The Income Tax department continues to explore options to untangle the issues faced by startups due to angel tax. In its latest step, the department is reportedly looking to mandate disclosure of holdings in unlisted companies in tax returns of angel investors.
This would then be compared with the filings of startups, which have been asked to disclose the list of investors along with some of their details. In turn, the government’s concern of shell companies being used to launder black money also gets a solution as the two-way investment and funding disclosures will highlight the shell companies.
The report further said that with the two sets of data in their possession, tax authorities need not approach investors with notices. The new filing mechanism for startups is reportedly part of the government’s strategy to ensure faceless assessment so that there is no undue scrutiny of honest taxpayers.
The active pursuit of angel tax comes after the DPIIT notified changes in Section 56 (2) (viib) of the Income Tax Act, 1961 in the February 19 notification. According to the new notification:
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- Startups will continue to be considered as startups till a period of 10 years since their incorporation. Turnover of the entity for any of the financial years since incorporation/registration has not exceeded INR 100 Cr.
- All the startups are liable to receive angel tax exemption regardless of their share premium values given that the aggregate amount of paid-up share capital and share premium of the startup after issue or proposed issue of share, if any, does not exceed, INR 25 Cr.
After the February 19 notification, the Central Board of Direct Taxes said that startups which received assessment notices under Section 56(2)(viib) of the Income Tax Act (I-T Act) will be exempt from Angel Tax if they comply with the February 19 notification.
As part of this, the income tax department had informed around 120 startups that they are eligible to receive an exemption from paying angel tax on the funding raised from angel investors. An Inc42 source had later confirmed that over 135 startups have now received this exemption.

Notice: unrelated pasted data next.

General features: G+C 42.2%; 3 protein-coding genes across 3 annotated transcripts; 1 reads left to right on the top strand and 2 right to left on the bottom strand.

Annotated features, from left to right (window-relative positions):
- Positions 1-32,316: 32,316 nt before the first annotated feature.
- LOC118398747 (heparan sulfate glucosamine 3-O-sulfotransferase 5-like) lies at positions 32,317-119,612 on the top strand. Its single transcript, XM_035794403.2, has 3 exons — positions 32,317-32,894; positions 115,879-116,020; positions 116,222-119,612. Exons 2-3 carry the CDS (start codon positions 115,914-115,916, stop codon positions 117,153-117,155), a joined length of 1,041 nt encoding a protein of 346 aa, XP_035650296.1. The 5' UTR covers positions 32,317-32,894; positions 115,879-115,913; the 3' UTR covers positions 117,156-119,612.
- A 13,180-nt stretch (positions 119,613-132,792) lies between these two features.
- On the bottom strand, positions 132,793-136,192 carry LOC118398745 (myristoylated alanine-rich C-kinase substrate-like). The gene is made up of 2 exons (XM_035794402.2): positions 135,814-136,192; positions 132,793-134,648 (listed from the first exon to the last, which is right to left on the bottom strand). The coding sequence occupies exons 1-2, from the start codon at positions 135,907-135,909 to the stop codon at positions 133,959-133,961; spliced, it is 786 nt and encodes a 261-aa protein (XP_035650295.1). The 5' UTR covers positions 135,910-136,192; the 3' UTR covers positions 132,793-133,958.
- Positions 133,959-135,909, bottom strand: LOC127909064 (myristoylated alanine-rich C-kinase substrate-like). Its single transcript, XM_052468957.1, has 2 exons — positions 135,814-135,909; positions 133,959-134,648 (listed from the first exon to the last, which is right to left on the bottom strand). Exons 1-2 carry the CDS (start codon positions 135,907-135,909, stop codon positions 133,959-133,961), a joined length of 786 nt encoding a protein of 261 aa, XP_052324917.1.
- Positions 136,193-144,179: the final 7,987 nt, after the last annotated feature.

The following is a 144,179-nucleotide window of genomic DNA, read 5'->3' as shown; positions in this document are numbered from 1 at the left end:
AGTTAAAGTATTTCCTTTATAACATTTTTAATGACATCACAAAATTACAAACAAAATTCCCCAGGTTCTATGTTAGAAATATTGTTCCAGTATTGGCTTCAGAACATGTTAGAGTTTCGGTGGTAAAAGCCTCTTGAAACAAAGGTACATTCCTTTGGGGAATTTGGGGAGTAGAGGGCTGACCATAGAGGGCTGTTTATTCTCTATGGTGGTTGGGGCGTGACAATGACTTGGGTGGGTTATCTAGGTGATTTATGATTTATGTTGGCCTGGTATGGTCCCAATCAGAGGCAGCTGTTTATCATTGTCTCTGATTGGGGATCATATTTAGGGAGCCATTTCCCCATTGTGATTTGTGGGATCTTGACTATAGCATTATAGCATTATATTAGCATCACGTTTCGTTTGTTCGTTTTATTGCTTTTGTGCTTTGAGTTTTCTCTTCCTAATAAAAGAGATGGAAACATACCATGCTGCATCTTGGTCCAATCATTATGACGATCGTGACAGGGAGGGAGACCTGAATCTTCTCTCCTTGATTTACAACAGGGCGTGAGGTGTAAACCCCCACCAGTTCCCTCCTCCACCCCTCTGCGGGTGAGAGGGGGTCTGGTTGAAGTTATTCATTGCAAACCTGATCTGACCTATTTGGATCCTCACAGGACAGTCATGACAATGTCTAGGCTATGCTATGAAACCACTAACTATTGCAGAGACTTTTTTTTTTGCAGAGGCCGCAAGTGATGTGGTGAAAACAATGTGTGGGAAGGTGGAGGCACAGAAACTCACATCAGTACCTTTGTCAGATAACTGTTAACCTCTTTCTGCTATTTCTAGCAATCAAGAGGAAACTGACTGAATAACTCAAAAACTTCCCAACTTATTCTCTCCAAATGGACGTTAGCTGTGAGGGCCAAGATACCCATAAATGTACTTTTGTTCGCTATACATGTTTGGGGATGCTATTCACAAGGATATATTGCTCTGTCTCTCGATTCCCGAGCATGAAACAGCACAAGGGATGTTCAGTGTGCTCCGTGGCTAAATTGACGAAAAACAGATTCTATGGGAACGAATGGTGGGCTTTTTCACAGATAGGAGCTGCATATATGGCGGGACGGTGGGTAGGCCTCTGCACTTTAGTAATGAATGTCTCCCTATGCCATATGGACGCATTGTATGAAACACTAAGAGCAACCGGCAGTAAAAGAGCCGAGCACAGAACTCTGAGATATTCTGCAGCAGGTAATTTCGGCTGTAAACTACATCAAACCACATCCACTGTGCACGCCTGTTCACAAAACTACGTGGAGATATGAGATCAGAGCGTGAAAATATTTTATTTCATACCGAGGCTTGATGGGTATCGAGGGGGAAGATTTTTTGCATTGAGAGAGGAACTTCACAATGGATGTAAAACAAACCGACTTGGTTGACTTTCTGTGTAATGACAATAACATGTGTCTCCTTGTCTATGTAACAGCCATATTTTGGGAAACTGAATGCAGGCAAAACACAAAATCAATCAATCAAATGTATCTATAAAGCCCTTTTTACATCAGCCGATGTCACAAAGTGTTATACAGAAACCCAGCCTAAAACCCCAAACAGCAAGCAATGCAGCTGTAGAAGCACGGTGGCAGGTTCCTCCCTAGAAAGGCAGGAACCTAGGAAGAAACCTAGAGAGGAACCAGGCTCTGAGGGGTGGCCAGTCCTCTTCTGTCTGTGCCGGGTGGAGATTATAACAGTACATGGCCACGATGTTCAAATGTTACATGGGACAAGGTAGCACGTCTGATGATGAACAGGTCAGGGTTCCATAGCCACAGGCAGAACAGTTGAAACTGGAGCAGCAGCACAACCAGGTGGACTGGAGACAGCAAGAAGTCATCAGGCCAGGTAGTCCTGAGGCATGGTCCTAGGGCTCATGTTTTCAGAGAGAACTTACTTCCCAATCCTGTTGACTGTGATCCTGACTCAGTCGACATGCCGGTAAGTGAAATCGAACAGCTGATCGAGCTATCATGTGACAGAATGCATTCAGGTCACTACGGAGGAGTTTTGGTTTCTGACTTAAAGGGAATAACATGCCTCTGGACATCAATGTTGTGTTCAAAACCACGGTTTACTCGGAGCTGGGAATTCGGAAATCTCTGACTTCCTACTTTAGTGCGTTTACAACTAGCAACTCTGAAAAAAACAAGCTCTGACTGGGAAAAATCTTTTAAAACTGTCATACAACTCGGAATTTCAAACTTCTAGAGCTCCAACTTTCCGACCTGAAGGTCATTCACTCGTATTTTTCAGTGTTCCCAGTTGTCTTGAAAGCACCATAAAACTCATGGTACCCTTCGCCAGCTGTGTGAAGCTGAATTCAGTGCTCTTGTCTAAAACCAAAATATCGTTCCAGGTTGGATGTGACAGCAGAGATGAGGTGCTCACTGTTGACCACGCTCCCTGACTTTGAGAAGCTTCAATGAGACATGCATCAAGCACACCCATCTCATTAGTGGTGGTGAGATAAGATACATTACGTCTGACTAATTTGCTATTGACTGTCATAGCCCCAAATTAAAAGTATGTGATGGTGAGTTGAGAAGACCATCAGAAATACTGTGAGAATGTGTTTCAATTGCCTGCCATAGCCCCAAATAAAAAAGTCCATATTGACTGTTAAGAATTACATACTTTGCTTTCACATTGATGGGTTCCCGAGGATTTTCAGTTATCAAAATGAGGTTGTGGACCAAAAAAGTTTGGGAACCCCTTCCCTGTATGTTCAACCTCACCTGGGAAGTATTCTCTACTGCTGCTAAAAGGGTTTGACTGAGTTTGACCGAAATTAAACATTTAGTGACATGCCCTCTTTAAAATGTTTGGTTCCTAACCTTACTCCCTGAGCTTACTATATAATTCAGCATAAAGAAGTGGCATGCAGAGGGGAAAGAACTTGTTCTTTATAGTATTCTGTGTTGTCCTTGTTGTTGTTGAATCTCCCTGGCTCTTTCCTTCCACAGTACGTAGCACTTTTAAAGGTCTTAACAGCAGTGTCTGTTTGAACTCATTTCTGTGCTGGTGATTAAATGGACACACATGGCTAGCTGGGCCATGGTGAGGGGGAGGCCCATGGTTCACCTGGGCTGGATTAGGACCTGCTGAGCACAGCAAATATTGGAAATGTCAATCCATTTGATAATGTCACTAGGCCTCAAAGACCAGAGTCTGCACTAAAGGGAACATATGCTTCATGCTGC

In one of the other steps to support angel investors, the Department for Promotion of Industry and Internal Trade (DPIIT) was exploring a definition of ‘accredited investors’, who could be provided tax incentives for investments in startups.
The accredited investor is being created as a new definition to include trusts, individuals, the family member of a startup and unlisted companies, and hence, enable them to get exemption from angel tax under Section 56(2)(viib) of the Income Tax Act, 1961, beyond the INR 25 Cr limit.
According to Inc42 DataLabs, in 2016, the number of early-stage investment deals stood at 624 — the highest between 2014 and 2018. However, in 2017, this number decreased by 11.69% to 551, and in 2018, it fell by a whopping 46.95% to 331 as compared to the base year 2016
In 2018, the case got worse after both startups and investors received a slew of tax notices from the Central Board of Direct Taxes (CBDT). With February 19 notification and continued engagement of stakeholders and government bodies, the angel tax infrastructure in India may see a new jump in 2019.
[The development was reported by ET.]